Partial pressure of arterial carbon dioxide and survival to hospital discharge among patients requiring acute mechanical ventilation: A cohort study

Brian M. Fuller, Nicholas M. Mohr, Anne M. Drewry, Ian T. Ferguson, Stephen Trzeciak, Marin H. Kollef, Brian W. Roberts

Research output: Contribution to journalArticle

1 Scopus citations

Abstract

Purpose To describe the prevalence of hypocapnia and hypercapnia during the earliest period of mechanical ventilation, and determine the association between PaCO2 and mortality. Materials and Methods: A cohort study using an emergency department registry of mechanically ventilated patients. PaCO2 was categorized: hypocapnia (< 35 mm Hg), normocapnia (35–45 mm Hg), and hypercapnia (> 45 mm Hg). The primary outcome was survival to hospital discharge. Results A total of 1,491 patients were included. Hypocapnia occurred in 375 (25%) patients and hypercapnia in 569 (38%). Hypercapnia (85%) had higher survival rate compared to normocapnia (74%) and hypocapnia (66%), P < 0.001. PaCO2 was an independent predictor of survival to hospital discharge [hypocapnia (aOR 0.65 (95% confidence interval [CI] 0.48–0.89), normocapnia (reference category), hypercapnia (aOR 1.83 (95% CI 1.32–2.54)]. Over ascending ranges of PaCO2, there was a linear trend of increasing survival up to a PaCO2 range of 66–75 mm Hg, which had the strongest survival association, aOR 3.18 (95% CI 1.35–7.50). Conclusions Hypocapnia and hypercapnia occurred frequently after initiation of mechanical ventilation. Higher PaCO2 levels were associated with increased survival. These data provide rationale for a trial examining the optimal PaCO2 in the critically ill.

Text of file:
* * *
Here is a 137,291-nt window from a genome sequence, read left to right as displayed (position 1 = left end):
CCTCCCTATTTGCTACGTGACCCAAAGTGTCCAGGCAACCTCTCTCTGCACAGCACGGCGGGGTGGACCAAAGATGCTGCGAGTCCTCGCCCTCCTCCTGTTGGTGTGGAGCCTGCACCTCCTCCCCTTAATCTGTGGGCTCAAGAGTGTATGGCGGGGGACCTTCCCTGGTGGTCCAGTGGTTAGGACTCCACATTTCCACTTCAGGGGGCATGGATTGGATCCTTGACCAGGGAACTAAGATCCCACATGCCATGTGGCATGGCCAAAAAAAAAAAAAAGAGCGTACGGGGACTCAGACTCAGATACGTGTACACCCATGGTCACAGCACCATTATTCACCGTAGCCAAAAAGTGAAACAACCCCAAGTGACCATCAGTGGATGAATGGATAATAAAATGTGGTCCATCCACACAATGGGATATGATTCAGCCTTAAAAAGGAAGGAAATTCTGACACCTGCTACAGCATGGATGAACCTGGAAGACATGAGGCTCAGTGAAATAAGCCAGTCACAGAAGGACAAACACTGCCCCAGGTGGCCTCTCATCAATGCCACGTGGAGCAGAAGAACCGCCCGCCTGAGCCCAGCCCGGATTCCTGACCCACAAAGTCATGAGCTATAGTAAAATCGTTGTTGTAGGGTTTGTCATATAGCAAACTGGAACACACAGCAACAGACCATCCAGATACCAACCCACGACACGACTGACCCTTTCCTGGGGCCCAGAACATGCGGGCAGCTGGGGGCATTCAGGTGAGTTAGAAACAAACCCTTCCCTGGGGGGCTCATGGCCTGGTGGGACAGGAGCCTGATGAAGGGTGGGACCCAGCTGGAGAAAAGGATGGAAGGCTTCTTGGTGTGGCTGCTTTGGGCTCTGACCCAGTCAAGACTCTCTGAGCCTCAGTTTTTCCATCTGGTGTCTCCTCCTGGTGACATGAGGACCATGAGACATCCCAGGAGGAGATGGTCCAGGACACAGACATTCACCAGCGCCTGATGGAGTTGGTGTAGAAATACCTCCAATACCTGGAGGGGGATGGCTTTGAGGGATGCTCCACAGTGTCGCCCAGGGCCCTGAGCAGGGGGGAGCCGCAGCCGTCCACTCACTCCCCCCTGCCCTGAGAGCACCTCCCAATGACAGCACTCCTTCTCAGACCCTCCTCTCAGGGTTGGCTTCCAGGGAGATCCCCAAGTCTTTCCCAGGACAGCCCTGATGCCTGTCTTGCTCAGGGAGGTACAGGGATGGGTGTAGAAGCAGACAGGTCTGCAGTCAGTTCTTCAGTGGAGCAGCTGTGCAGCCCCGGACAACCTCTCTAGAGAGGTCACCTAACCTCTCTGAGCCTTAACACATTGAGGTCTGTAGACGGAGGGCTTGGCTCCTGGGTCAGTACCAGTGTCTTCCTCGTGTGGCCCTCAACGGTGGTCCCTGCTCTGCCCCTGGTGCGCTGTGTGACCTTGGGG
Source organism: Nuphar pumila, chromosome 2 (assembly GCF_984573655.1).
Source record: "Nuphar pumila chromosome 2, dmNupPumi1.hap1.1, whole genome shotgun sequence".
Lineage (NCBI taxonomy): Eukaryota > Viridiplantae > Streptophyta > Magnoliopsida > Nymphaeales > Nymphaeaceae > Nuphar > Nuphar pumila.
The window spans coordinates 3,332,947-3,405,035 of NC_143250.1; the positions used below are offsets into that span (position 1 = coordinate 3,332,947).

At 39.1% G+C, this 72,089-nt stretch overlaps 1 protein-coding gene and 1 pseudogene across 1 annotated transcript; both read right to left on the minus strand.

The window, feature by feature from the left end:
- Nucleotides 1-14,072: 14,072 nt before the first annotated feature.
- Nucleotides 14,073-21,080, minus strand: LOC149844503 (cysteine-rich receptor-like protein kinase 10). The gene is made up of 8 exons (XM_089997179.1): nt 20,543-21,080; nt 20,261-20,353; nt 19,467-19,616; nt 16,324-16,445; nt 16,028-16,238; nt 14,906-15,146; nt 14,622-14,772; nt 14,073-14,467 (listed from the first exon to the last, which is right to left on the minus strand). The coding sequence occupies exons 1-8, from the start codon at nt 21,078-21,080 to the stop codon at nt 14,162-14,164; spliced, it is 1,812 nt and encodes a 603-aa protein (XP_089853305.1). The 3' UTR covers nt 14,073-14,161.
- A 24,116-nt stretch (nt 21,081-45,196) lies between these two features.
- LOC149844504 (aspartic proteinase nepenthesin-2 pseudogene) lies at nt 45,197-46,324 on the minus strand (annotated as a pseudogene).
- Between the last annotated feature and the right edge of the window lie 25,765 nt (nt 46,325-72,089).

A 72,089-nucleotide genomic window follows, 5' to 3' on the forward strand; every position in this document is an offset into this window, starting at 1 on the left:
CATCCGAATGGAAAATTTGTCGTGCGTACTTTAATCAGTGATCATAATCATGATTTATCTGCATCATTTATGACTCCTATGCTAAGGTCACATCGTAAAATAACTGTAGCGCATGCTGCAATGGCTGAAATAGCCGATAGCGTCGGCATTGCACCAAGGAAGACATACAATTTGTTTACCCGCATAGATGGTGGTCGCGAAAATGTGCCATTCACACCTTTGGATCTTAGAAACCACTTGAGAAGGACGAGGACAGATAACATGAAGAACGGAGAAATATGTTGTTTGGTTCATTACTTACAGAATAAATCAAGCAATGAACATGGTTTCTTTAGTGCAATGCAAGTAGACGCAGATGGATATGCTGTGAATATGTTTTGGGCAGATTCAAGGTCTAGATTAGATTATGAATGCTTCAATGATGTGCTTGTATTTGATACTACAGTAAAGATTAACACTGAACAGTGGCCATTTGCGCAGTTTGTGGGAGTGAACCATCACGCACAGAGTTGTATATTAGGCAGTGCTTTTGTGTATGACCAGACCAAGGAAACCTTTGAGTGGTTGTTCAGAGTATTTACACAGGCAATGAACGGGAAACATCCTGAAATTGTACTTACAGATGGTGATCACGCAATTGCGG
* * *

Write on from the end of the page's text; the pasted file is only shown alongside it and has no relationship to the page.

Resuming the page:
Original languageEnglish
Pages (from-to)29-35
Number of pages7
JournalJournal of Critical Care
Volume41
DOIs
StatePublished - Oct 1 2017

Keywords

  • Clinical outcomes
  • Hypercapnia
  • Mechanical ventilation

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